Are you ready to get into aesthetics, but are struggling to choose the right company? Ensure that you’re partnering with a company that is truly invested in your success by asking yourself:
Are they driving quality client leads to your practice and helping you convert leads to consultations? A vendor should make it a point to help you drive leads by having your business appear at the top of search results across the web and on social channels while also making it easy for patients to book appointments.
Do they offer services that provide 24/7 access to branded marketing materials for your practice? Look for vendors that provide quality marketing materials that remain fresh and help you successfully market treatments to patients.
Will you have marketing specialists dedicated to helping your practice thrive? Will they offer guidance on handling client objections? A vendor should make it a priority to provide marketing guidance and support, as well as assist with handling client objections. Look for vendors that have marketing specialists specific to your business who are available to assist you whenever you need it.
Cynosure offers quality technology with a comprehensive product portfolio and practice support team to ensure user success. It is partnering with AmSpa to provide exclusive access to discounts on capital equipment that drives revenue and results to users’ business.
When Shawna Chrisman, acute care nurse practitioner, opened Destination Aesthetics in 2011, she hoped it would provide her with some flexibility and positivity, both of which were in short supply in her previous career in critical care medicine. Thankfully, medical aesthetics became her passion, and she recently spoke about her career and love of the industry with AmSpa Content Writer/Editor Michael Meyer.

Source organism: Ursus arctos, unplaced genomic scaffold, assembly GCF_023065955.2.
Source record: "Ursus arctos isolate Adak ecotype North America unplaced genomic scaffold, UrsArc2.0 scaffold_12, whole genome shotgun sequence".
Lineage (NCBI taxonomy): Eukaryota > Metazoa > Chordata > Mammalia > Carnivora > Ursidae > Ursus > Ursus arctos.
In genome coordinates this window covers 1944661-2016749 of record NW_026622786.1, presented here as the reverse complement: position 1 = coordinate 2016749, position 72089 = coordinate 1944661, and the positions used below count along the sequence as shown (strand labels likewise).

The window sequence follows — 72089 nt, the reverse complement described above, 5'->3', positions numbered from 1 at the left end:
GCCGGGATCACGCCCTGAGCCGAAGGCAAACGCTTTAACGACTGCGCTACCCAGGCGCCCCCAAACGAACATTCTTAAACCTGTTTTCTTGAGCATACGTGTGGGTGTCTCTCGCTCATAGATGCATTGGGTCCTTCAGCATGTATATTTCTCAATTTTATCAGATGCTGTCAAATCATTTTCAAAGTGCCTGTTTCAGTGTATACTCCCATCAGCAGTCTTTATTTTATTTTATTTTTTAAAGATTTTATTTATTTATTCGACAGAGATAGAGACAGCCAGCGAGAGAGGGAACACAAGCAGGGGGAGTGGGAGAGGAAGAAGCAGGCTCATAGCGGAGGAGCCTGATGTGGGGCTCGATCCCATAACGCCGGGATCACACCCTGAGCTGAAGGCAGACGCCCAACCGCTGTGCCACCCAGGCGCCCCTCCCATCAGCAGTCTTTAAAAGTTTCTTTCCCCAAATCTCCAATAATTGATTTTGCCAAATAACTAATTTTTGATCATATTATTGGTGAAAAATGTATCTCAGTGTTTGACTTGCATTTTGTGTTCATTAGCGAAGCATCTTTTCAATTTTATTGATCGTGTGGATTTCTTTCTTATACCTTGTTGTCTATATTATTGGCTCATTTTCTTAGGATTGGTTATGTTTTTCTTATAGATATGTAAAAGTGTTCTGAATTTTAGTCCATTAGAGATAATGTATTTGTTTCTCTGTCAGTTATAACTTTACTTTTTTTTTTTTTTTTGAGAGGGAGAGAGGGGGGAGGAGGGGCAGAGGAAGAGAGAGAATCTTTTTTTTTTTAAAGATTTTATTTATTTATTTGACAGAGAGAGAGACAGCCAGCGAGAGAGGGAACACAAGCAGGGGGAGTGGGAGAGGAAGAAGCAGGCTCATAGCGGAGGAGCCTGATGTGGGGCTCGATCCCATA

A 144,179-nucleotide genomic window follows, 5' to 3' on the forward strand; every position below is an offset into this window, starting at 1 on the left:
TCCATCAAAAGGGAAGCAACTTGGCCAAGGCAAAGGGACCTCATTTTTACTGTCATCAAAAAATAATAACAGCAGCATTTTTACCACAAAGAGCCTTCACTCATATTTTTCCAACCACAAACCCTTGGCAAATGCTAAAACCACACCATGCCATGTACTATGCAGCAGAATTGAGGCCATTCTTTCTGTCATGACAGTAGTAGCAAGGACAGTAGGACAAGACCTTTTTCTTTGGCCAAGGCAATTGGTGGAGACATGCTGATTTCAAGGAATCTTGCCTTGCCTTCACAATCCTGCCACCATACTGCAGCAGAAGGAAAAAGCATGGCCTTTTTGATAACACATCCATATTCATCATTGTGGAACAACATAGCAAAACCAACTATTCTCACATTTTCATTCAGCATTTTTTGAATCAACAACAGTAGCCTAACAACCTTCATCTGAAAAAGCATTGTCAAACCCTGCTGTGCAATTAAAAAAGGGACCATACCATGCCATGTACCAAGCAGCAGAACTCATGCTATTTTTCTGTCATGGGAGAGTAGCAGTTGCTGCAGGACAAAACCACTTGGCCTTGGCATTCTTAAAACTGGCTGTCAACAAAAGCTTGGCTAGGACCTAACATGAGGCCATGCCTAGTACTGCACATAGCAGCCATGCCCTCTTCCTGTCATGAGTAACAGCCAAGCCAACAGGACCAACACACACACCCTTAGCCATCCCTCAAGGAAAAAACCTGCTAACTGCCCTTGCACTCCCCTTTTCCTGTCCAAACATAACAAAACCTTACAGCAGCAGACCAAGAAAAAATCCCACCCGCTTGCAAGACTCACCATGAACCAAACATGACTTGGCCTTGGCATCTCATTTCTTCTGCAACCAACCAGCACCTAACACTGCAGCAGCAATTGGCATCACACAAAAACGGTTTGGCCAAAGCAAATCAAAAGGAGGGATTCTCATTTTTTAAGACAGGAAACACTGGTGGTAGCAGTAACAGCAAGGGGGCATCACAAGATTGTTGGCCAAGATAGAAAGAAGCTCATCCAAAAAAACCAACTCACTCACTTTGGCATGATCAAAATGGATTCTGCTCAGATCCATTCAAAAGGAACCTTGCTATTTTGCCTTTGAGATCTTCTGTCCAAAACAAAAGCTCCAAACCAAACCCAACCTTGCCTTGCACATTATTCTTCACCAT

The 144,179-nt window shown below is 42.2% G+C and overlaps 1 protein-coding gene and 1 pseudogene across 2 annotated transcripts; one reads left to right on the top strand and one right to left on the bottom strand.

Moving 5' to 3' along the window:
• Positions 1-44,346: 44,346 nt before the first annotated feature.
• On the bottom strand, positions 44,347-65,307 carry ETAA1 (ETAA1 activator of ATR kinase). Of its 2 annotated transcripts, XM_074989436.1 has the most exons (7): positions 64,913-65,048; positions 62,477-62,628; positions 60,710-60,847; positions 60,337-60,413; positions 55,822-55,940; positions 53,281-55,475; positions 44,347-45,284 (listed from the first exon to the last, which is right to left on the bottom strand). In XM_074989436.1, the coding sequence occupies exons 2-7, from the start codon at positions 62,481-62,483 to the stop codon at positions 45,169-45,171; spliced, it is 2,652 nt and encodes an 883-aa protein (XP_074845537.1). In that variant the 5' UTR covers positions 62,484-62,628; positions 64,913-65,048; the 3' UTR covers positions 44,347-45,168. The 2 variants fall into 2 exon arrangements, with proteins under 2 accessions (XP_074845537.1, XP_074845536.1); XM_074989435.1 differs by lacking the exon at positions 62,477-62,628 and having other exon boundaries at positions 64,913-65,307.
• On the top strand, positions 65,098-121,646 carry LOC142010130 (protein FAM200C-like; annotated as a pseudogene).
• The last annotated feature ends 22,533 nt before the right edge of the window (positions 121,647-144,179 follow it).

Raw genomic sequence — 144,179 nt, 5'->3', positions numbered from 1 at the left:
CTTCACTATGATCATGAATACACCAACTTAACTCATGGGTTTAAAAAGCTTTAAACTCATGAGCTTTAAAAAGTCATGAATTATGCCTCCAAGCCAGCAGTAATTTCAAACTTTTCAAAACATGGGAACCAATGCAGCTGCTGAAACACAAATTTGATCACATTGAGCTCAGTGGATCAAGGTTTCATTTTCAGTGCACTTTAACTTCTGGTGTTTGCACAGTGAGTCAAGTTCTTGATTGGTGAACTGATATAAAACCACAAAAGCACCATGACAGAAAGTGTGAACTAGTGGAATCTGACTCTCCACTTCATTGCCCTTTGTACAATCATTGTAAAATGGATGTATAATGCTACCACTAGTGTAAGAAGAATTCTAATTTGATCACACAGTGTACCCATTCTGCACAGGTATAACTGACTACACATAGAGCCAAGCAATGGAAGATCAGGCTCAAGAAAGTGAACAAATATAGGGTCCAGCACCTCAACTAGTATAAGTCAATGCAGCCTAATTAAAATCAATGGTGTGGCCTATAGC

Michael Meyer: What inspired you to open your practice?
Shawna Chrisman: I was working as a nurse practitioner in an acute care setting in critical care medicine in the hospital, and I was looking for something to do on the side. I was looking for something with a little bit more flexibility because of my kids and my family. I thought it would be something fun and positive instead of something sad—I was working in a hospital setting and taking care of dying patients. That is actually what inspired me. It really wasn't to build Destination Aesthetics into what it is now. That was never part of the business plan at all. It was really just something to do on the side—something fun and uplifting and something that I thought would bring some positivity with my licensure and professional degree.
MM: What's different about your practice now versus when you opened it?
SC: I started it just with myself as a solo provider and my medical director as my partner. I mean, I was the receptionist, I did chemical peels, I did my bookings, I was the janitor, I did my ordering—I did everything in one room, and now we have three locations and 27 employees, and we’re ranked number four in the nation with Allergan a little over seven years later.